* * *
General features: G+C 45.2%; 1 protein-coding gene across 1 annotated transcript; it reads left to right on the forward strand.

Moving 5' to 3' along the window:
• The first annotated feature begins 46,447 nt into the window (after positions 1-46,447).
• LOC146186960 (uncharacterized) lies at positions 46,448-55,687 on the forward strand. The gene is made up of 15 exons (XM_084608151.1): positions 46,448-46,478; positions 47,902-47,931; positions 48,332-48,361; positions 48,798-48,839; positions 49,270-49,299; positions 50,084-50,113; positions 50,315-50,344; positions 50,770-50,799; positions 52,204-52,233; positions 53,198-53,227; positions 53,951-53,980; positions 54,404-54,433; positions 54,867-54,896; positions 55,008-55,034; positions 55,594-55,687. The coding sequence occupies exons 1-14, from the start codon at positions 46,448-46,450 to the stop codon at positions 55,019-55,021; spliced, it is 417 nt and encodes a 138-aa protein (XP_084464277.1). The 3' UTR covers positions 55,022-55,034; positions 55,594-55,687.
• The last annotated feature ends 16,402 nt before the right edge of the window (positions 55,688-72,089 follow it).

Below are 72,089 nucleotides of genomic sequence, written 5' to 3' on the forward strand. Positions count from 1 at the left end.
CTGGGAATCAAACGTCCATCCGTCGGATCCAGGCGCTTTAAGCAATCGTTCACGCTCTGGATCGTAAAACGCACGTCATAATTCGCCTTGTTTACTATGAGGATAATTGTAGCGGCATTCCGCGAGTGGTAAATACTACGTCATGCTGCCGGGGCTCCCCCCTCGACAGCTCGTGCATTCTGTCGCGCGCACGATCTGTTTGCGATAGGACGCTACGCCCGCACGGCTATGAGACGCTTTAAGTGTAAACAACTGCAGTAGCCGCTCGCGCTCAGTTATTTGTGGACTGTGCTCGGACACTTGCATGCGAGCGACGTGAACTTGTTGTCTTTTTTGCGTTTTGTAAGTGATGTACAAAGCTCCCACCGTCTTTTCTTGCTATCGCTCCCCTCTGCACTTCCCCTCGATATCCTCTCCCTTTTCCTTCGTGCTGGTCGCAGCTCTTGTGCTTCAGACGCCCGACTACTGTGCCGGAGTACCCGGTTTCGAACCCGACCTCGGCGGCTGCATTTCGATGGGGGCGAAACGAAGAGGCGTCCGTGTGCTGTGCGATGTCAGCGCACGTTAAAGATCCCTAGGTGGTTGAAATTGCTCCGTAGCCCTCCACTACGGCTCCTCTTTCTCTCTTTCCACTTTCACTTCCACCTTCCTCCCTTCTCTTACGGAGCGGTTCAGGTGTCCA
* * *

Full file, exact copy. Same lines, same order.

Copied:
General features: G+C 45.2%; 1 protein-coding gene across 1 annotated transcript; it reads left to right on the forward strand.

Moving 5' to 3' along the window:
• The first annotated feature begins 46,447 nt into the window (after positions 1-46,447).
• LOC146186960 (uncharacterized) lies at positions 46,448-55,687 on the forward strand. The gene is made up of 15 exons (XM_084608151.1): positions 46,448-46,478; positions 47,902-47,931; positions 48,332-48,361; positions 48,798-48,839; positions 49,270-49,299; positions 50,084-50,113; positions 50,315-50,344; positions 50,770-50,799; positions 52,204-52,233; positions 53,198-53,227; positions 53,951-53,980; positions 54,404-54,433; positions 54,867-54,896; positions 55,008-55,034; positions 55,594-55,687. The coding sequence occupies exons 1-14, from the start codon at positions 46,448-46,450 to the stop codon at positions 55,019-55,021; spliced, it is 417 nt and encodes a 138-aa protein (XP_084464277.1). The 3' UTR covers positions 55,022-55,034; positions 55,594-55,687.
• The last annotated feature ends 16,402 nt before the right edge of the window (positions 55,688-72,089 follow it).

Below are 72,089 nucleotides of genomic sequence, written 5' to 3' on the forward strand. Positions count from 1 at the left end.
CTGGGAATCAAACGTCCATCCGTCGGATCCAGGCGCTTTAAGCAATCGTTCACGCTCTGGATCGTAAAACGCACGTCATAATTCGCCTTGTTTACTATGAGGATAATTGTAGCGGCATTCCGCGAGTGGTAAATACTACGTCATGCTGCCGGGGCTCCCCCCTCGACAGCTCGTGCATTCTGTCGCGCGCACGATCTGTTTGCGATAGGACGCTACGCCCGCACGGCTATGAGACGCTTTAAGTGTAAACAACTGCAGTAGCCGCTCGCGCTCAGTTATTTGTGGACTGTGCTCGGACACTTGCATGCGAGCGACGTGAACTTGTTGTCTTTTTTGCGTTTTGTAAGTGATGTACAAAGCTCCCACCGTCTTTTCTTGCTATCGCTCCCCTCTGCACTTCCCCTCGATATCCTCTCCCTTTTCCTTCGTGCTGGTCGCAGCTCTTGTGCTTCAGACGCCCGACTACTGTGCCGGAGTACCCGGTTTCGAACCCGACCTCGGCGGCTGCATTTCGATGGGGGCGAAACGAAGAGGCGTCCGTGTGCTGTGCGATGTCAGCGCACGTTAAAGATCCCTAGGTGGTTGAAATTGCTCCGTAGCCCTCCACTACGGCTCCTCTTTCTCTCTTTCCACTTTCACTTCCACCTTCCTCCCTTCTCTTACGGAGCGGTTCAGGTGTCCA